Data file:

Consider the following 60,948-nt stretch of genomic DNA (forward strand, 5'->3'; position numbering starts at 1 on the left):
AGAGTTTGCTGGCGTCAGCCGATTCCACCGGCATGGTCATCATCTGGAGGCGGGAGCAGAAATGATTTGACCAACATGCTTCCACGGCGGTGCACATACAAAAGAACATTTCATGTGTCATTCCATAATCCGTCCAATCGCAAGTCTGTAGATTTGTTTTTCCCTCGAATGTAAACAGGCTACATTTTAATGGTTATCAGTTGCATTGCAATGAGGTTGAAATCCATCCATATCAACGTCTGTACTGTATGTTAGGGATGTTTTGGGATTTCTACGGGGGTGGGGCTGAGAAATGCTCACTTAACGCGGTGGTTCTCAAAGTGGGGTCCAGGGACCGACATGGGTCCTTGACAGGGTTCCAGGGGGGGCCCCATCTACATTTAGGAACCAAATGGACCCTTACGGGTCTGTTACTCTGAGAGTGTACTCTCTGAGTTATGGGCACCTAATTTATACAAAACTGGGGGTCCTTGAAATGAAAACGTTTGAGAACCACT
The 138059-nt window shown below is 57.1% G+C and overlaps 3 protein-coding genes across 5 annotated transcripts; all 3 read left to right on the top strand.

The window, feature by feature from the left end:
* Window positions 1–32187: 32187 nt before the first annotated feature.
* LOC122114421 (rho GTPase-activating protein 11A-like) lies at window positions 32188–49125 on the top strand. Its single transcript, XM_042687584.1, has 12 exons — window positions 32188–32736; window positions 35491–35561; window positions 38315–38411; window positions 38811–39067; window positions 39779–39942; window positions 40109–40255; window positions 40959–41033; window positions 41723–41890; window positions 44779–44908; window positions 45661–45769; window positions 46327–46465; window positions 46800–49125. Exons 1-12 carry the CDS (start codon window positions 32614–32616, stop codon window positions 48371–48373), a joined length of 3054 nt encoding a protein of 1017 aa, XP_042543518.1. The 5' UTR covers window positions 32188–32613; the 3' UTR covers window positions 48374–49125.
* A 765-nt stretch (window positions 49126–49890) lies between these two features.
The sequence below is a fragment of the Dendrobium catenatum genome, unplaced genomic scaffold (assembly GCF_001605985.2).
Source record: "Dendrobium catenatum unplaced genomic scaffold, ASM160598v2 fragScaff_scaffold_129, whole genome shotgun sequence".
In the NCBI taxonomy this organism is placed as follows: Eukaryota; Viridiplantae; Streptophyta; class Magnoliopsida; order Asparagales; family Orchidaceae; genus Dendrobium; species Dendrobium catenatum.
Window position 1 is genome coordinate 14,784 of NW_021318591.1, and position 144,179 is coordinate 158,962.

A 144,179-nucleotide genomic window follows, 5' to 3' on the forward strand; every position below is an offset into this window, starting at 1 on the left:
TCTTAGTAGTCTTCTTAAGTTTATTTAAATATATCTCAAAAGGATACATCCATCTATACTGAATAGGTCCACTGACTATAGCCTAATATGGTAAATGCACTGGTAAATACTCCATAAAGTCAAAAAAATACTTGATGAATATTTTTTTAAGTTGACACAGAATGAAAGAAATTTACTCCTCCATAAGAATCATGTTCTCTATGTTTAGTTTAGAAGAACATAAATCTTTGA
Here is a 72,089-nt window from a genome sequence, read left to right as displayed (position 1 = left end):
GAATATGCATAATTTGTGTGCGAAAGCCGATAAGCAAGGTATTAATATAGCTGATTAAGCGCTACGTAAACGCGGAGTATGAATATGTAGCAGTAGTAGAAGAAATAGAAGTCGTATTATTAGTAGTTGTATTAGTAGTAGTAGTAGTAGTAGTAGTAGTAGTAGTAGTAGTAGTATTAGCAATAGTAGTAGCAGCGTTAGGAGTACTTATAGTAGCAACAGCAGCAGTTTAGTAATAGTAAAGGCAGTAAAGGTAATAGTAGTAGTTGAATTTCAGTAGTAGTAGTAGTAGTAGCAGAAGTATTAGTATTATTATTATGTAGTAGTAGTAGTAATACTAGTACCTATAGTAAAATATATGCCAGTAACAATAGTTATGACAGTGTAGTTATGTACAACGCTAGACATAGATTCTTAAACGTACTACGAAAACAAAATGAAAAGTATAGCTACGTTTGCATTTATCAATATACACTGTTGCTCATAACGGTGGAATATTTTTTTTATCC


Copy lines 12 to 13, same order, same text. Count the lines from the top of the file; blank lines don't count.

A 144,179-nucleotide genomic window follows, 5' to 3' on the forward strand; every position below is an offset into this window, starting at 1 on the left:
TCTTAGTAGTCTTCTTAAGTTTATTTAAATATATCTCAAAAGGATACATCCATCTATACTGAATAGGTCCACTGACTATAGCCTAATATGGTAAATGCACTGGTAAATACTCCATAAAGTCAAAAAAATACTTGATGAATATTTTTTTAAGTTGACACAGAATGAAAGAAATTTACTCCTCCATAAGAATCATGTTCTCTATGTTTAGTTTAGAAGAACATAAATCTTTGA